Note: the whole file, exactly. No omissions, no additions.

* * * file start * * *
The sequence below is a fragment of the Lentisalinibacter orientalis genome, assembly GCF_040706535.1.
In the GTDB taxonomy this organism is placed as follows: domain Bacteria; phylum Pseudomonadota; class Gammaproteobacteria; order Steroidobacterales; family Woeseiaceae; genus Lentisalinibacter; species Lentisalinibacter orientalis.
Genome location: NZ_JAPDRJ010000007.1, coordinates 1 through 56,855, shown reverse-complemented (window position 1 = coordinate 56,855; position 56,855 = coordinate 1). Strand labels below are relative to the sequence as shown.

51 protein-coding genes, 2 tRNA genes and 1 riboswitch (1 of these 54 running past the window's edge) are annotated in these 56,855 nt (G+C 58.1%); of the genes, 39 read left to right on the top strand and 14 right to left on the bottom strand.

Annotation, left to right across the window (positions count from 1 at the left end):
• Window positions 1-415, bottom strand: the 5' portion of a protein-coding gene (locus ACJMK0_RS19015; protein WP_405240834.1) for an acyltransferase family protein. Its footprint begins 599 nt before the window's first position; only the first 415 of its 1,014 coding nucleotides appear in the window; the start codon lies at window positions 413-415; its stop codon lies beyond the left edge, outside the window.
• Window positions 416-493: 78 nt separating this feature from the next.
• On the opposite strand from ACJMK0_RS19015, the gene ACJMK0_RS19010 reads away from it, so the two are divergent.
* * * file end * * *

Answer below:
The sequence below is a fragment of the Lentisalinibacter orientalis genome, assembly GCF_040706535.1.
In the GTDB taxonomy this organism is placed as follows: domain Bacteria; phylum Pseudomonadota; class Gammaproteobacteria; order Steroidobacterales; family Woeseiaceae; genus Lentisalinibacter; species Lentisalinibacter orientalis.
Genome location: NZ_JAPDRJ010000007.1, coordinates 1 through 56,855, shown reverse-complemented (window position 1 = coordinate 56,855; position 56,855 = coordinate 1). Strand labels below are relative to the sequence as shown.

51 protein-coding genes, 2 tRNA genes and 1 riboswitch (1 of these 54 running past the window's edge) are annotated in these 56,855 nt (G+C 58.1%); of the genes, 39 read left to right on the top strand and 14 right to left on the bottom strand.

Annotation, left to right across the window (positions count from 1 at the left end):
• Window positions 1-415, bottom strand: the 5' portion of a protein-coding gene (locus ACJMK0_RS19015; protein WP_405240834.1) for an acyltransferase family protein. Its footprint begins 599 nt before the window's first position; only the first 415 of its 1,014 coding nucleotides appear in the window; the start codon lies at window positions 413-415; its stop codon lies beyond the left edge, outside the window.
• Window positions 416-493: 78 nt separating this feature from the next.
• On the opposite strand from ACJMK0_RS19015, the gene ACJMK0_RS19010 reads away from it, so the two are divergent.